Have you ever heard a tradesperson talking about a building project they’re working on and describing the wasteful, unnecessary expense involved in completing a project? If they were managing the job, they could have had the building up with the same finishings for half the cost.
It could have been the fault of the architect adding in extra steps to the process.
It may have been caused by an unorganized site manager not getting the materials to the work site on time.
Or maybe there was no clear delineation of tasks between the different workers, so that people were inefficiently working over the top of each other, racking up more man-hours than were initially planned for.
The same type of wasteful expenditure goes on behind the scenes in online businesses too! But if you’ve got your finger on the pulse with your virtual team (or you’ve appointed someone to do that on your behalf) then you can easily avoid it. Save yourself dollars while having the exact same business building outcomes achieved with a whole lot less of the ‘filler’ task time.
And nope, it doesn’t involve outsourcing your projects to offshore freelancers at half the hourly rate. If you’re paying freelancers by the hour, no matter what the rate, you can do this!
1. Delegate as much of the detail as you can in the initial task request.
It can feel like a real weight off your shoulders to shoot off a one-liner email to your trusty VA or freelancer, assigning them a task that’s been stuck in the backlog for days. But if none of the necessary details or ‘raw materials’ are included in the task request from the outset, what you’re effectively asking your team member to do is two things:
a) First, consult – review the current status, determine what resources are available or required, find previous examples in your business materials to determine the components needed, compose a well thought-out email asking you for the pieces they still need to obtain.
b) Then second, complete the actual work.
Now, this scenario is absolutely perfect if you have deliberately contracted this person to do just that – figure it out and then get it done.
But if you’re on a limited budget for support services and you already know where to put your hands on the materials (logins, graphics, images, links, draft copy etc), then it’s not a wise investment to pay your freelancer for 30 minutes and upwards, per task, to do the investigative work for you. Those extra time chunks for ‘just figuring it out’ really start to add up over a month.
Effective delegation does take time, so to really speed up the process, create a stockpile of Google Doc delegation templates ready to duplicate, ‘fill in the blanks’ and share with your team member.
Here’s two to get you started:
Download the free Google Doc templates linked within each of the two blog posts above.
2. If a certain task component is not meeting your expectations, retain it for yourself, or, hire up!
Do you review all the projects that are completed within your business before they’re published and live for the world to see?
If you do, and you’re finding that there’s a particular element that you’re rather ‘specific’ (picky) about that’s just not meeting expectations, despite your best efforts to communicate what’s needed, it’s time to make a change! You could very well be incurring hours upon hours of unnecessary billable time from your freelancer in correspondence about revision requests, when what you really need to do is to just…
a) do that part yourself, or,
b) reallocate the task to another freelancer that’s a better fit.
Let me give you an example here. Let’s say that you have your virtual assistant format the text, images and links for your business newsletter each week, and as part of that process, they brainstorm and write the email subject line before sending you a test version of the newsletter for final review. They do an amazing job of formatting, paying attention to the details even more than you would, and always have it completed on schedule.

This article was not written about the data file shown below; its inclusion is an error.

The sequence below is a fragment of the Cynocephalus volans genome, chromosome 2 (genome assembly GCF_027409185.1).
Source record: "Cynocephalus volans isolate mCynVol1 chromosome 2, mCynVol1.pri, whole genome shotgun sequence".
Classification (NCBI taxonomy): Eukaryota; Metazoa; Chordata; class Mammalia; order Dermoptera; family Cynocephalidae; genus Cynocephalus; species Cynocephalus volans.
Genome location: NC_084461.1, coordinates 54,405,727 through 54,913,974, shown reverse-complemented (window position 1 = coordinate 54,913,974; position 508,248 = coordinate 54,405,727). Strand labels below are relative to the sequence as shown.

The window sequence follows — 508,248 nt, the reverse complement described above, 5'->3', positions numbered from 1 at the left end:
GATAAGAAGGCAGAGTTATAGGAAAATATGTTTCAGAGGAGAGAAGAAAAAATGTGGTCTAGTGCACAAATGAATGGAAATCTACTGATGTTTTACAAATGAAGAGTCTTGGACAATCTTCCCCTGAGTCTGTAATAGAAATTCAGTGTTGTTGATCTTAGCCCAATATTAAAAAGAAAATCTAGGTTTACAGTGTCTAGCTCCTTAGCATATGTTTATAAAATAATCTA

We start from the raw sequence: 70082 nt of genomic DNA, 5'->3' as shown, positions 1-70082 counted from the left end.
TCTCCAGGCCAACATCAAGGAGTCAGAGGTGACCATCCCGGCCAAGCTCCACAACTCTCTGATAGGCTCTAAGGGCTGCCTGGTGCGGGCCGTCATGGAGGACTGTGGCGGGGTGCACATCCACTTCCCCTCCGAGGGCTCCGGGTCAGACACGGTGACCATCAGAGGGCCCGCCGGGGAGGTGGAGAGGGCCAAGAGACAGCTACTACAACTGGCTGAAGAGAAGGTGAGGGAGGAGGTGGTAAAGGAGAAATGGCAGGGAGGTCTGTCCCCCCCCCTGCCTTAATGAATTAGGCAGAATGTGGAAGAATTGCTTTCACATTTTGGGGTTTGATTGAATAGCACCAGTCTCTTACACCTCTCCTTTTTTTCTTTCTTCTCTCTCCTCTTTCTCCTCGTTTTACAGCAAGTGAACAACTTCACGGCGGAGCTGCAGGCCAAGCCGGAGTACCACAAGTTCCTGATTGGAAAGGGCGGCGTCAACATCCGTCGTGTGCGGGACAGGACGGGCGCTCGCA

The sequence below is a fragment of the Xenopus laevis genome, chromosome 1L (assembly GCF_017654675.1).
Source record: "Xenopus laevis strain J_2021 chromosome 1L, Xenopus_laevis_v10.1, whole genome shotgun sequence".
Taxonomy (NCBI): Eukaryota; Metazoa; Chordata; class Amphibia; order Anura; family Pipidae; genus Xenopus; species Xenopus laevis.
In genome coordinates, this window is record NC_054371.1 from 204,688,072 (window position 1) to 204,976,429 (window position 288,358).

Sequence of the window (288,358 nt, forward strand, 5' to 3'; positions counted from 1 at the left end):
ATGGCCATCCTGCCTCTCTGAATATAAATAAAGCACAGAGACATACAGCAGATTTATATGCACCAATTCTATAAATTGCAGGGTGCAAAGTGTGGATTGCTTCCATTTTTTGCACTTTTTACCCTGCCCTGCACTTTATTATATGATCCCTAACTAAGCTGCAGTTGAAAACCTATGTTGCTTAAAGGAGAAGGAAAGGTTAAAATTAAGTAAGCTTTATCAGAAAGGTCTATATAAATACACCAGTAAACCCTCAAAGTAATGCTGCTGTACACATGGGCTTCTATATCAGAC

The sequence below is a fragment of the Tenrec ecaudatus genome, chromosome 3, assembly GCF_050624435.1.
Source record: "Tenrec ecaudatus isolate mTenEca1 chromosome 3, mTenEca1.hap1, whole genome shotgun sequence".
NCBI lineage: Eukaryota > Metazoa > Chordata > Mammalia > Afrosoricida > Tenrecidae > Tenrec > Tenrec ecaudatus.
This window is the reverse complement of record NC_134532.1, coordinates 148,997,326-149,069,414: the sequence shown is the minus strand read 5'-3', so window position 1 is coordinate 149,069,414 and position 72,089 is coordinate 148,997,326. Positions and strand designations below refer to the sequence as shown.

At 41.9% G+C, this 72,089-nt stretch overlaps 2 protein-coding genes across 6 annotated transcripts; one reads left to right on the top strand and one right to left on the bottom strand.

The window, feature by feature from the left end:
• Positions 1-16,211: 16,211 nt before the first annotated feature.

But week after week, you find that you’re not quite satisfied with the email subject line, and so reply back with feedback in the hopes the subject line will be more on point next week.
Only it never is. Your amazing and trusty VA is not in fact a copywriter, as it turns out!
So save yourself the:
- 15 minutes per newsletter your team member spends brainstorming possible subject lines that will hopefully fit the bill this time around.
- 10 minutes per newsletter your team member spends reading and responding to your feedback and revision requests.
- 5 minutes per newsletter your team member spends logging back into your email marketing system to tweak the subject line and reschedule each time.
You can write the subject line yourself in 2 minutes flat, right? Because you know your market so well. So do that, either at the time of delegating the draft text for your newsletter, or, when reviewing the final formatted version of newsletter after your team member has collated the relevant pieces of content. Let your team member know directly that you’ll manage that component so you’re both on the same page and you can avoid any confusion.
At a rate of $40/hour and a newsletter send frequency of once per week, that’s a saving of $80 a month right there! And to go along with that, a major boost in the working relationship for both yourself and the freelancer, because you’ve removed a niggling part of the process.
Now if you’ve hired your team member with generalist experience, specifically to groom them into being a writer for your business, that’s a completely different story. You’re not trying to save money in that case, but to invest communication time into a longer term vision of freeing up your own time.
With that scenario aside, if you don’t want to write those email subject lines then your other option is to ‘hire up’ (which likely means pay a bit more per hour) for a specialist – in this case a copywriter. Depending on your stage of business growth, and the specific tasks you’re aiming to free yourself up from, you’ll know if this is a potential money saving strategy or not.
3. Define one point of contact for your entire team, or, one per project or division.
If your team has now expanded beyond yourself, one VA and a techie person, then a higher percentage of your overall support services budget is going to be spent on your team members communicating with each other. At the outset you were delegating, answering the questions and paying for just the work itself. Now… you’re paying for the work, and, the correspondence… the discussions, the brainstorming, the collaboration, the requests for input and advice.
And that’s a good thing, right? It means your business is growing, and you have the opportunity to take a step back from the daily details. But if you don’t structure your team well, clunky team correspondence can take a major chunk out of your bottom line each month.